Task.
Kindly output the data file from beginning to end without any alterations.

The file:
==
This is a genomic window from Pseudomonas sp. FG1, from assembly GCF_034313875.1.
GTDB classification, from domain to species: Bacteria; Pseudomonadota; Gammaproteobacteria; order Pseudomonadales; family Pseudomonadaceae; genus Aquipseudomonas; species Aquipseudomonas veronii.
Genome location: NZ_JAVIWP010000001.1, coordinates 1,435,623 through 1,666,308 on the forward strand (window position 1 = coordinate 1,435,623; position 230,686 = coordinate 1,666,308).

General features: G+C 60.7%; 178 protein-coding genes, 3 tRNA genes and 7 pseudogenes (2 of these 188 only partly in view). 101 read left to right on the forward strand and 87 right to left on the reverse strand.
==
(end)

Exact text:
This is a genomic window from Pseudomonas sp. FG1, from assembly GCF_034313875.1.
GTDB classification, from domain to species: Bacteria; Pseudomonadota; Gammaproteobacteria; order Pseudomonadales; family Pseudomonadaceae; genus Aquipseudomonas; species Aquipseudomonas veronii.
Genome location: NZ_JAVIWP010000001.1, coordinates 1,435,623 through 1,666,308 on the forward strand (window position 1 = coordinate 1,435,623; position 230,686 = coordinate 1,666,308).

General features: G+C 60.7%; 178 protein-coding genes, 3 tRNA genes and 7 pseudogenes (2 of these 188 only partly in view). 101 read left to right on the forward strand and 87 right to left on the reverse strand.